Audio inputs are robust, and all cameras have an in-camera microphone for scratch audio.


Canon likely has the broadest array of camera options that a post team will have to deal with. There is the cinema lineup, from C100 up to C700FF, with steps in between. Some of which have features out of order from what you would expect. The C200 shoots RAW, but the C300 doesn’t (the 300 came out years before the 200). 

In addition, there is the R5, their mirrorless full-frame cinema-focused camera, and the C70, their compact version of the cinema line. And you’ve got a lot of folks still doggedly hanging on to their older cameras like the 5D Mark IV, which came out in 2016 but still shows up on jobs from time to time.

Most Canon cameras shoot to H.264 or H.265, formats you should transcode to ProRes or DNx for editing. Many users transcode those files to a larger ProRes or DNx format like 4444 and then treat those new files as their new masters, never going back to the lower bandwidth camera original files.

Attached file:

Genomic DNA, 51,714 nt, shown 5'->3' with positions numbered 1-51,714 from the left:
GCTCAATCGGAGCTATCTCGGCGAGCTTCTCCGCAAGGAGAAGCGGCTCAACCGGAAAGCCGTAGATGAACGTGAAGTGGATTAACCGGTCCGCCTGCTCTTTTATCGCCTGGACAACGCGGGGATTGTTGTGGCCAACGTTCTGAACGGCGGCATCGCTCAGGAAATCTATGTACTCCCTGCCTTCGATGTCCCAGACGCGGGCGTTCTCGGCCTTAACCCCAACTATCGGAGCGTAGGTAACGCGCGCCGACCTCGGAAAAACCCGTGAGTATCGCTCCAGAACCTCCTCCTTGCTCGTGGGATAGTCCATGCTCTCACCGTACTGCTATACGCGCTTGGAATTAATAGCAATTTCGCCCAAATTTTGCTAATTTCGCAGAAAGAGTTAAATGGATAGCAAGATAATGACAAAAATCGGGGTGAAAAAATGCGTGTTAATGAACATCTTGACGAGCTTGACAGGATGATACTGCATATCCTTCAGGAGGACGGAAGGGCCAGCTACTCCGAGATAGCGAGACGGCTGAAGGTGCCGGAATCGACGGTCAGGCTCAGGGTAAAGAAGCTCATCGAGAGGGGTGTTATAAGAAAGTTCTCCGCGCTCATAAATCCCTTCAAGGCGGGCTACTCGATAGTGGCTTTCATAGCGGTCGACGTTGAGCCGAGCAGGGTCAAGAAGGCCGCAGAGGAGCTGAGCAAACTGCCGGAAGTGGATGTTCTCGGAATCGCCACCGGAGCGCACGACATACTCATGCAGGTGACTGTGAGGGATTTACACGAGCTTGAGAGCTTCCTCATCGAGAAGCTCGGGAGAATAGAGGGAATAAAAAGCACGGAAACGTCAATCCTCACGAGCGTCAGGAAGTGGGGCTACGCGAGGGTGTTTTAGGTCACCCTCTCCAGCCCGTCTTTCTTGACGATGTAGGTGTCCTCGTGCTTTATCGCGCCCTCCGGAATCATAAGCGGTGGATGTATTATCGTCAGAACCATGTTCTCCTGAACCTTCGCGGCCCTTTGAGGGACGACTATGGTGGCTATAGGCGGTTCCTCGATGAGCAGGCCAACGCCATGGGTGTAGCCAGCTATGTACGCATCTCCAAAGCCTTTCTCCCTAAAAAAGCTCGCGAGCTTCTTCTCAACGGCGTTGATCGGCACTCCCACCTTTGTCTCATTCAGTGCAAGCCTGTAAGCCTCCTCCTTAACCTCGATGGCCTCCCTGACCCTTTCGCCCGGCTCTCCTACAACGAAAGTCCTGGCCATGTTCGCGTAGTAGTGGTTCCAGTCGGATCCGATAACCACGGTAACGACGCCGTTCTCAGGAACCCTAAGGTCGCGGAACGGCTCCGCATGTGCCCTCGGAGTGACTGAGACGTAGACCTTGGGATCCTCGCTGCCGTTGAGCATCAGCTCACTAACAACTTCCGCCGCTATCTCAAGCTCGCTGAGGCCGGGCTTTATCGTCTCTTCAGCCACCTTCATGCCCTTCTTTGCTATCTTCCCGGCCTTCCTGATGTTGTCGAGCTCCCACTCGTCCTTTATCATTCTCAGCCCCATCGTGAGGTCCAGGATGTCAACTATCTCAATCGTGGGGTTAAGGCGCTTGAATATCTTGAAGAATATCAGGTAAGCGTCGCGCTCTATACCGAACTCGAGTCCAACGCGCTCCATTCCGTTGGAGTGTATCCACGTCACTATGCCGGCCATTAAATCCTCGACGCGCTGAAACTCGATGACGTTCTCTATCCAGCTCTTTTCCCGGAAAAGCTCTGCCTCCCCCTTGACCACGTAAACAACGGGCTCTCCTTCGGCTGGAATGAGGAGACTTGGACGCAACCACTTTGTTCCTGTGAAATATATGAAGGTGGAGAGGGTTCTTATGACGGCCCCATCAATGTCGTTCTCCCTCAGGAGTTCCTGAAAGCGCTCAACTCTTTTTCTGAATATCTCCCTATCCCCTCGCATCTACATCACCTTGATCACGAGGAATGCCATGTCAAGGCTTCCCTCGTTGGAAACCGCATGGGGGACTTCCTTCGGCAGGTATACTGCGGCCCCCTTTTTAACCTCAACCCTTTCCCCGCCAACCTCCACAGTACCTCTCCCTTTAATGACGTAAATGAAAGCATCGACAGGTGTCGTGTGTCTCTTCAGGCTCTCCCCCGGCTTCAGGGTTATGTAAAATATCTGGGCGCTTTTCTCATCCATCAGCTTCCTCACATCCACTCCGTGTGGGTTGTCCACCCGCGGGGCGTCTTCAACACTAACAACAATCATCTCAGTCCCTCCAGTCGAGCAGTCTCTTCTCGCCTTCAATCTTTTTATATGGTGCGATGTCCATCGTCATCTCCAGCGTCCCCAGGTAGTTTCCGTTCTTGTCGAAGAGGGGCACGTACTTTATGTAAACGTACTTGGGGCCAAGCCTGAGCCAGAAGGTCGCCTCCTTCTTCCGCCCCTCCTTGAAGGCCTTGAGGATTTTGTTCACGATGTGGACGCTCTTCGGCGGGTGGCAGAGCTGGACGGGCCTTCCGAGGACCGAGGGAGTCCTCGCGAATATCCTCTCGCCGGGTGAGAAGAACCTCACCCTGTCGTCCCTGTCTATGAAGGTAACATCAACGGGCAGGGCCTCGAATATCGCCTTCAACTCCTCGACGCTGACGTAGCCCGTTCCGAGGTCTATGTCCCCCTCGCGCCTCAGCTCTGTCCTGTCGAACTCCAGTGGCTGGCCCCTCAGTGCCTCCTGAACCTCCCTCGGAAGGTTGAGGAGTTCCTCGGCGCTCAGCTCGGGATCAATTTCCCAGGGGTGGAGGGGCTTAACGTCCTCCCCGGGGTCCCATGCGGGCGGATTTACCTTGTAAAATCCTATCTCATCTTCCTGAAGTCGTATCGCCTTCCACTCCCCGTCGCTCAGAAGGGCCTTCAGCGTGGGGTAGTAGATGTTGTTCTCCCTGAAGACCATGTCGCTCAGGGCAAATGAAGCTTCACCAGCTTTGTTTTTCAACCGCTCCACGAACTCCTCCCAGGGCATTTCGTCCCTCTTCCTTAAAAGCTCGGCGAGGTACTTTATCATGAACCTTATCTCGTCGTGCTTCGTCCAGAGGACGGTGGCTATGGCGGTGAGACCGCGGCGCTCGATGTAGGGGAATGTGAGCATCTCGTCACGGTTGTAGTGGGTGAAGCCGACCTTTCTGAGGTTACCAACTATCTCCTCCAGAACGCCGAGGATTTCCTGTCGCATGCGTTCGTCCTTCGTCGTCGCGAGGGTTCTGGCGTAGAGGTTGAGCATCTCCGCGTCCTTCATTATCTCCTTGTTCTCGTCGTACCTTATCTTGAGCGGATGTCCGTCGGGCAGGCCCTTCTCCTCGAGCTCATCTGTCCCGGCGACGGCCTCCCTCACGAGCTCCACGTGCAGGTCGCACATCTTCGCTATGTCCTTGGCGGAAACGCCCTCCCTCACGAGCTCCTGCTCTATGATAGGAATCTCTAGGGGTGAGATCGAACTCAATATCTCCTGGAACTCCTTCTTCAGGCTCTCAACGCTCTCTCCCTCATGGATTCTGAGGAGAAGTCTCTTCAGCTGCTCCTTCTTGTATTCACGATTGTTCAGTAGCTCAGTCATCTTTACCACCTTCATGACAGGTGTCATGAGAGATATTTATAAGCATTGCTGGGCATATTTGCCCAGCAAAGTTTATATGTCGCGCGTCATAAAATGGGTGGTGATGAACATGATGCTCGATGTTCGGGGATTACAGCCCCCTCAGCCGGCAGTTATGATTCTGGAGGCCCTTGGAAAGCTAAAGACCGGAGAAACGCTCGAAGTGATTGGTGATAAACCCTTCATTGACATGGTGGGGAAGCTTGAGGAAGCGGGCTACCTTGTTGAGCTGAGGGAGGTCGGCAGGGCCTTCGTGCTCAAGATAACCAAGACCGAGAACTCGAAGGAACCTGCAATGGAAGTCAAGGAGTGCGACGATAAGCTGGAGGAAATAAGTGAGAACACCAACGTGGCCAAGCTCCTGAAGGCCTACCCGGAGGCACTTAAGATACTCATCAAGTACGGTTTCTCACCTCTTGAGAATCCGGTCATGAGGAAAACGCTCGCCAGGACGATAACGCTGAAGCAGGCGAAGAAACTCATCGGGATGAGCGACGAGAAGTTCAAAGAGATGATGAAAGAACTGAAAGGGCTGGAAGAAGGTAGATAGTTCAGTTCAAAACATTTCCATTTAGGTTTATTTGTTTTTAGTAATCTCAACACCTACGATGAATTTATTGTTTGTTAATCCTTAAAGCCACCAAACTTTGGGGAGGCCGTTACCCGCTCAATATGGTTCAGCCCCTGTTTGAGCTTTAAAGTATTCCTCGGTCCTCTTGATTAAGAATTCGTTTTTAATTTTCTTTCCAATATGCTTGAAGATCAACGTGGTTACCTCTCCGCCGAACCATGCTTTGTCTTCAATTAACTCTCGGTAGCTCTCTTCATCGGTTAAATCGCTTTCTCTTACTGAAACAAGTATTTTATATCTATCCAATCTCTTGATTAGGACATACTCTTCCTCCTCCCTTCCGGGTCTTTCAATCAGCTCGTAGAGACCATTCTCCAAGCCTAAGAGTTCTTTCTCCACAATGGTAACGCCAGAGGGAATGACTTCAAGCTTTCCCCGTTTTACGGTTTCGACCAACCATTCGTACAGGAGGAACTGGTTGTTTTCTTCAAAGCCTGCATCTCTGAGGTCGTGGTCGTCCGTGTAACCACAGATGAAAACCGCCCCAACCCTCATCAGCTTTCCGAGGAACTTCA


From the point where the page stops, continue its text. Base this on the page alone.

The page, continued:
Canon supports the Cinema RAW Light format for RAW recording, but it is not dominant in the way RAW recording is on the RED or VENICE platforms. Canon will also allow you to shoot RAW out to an external recorder from some cameras, which is increasingly popular. 

Most users shoot in C-Log, with variations available, including C-Log 2 and C-Log 3, both of which remain popular. Be sure to check in with production to know which format they shot so you can apply the right LUT or Transform in your workflow.

The Cinema lineup, generally noted by the “C” at the start of the camera name, will have the timecode and audio I/O to do things right and make things easier on you in post-production. Unfortunately, you won’t get that level of integration from the other cameras, which were originally designed as still cameras, and remain focused on that world. They might shoot wonderful video images, but it will be difficult to run audio into them in a robust fashion, and they generally lack a real timecode workflow, though you can use an LTC timecode system to the audio track.

MediaSilo by EditShare can help your post production team get video projects approved faster. Contact us to learn more.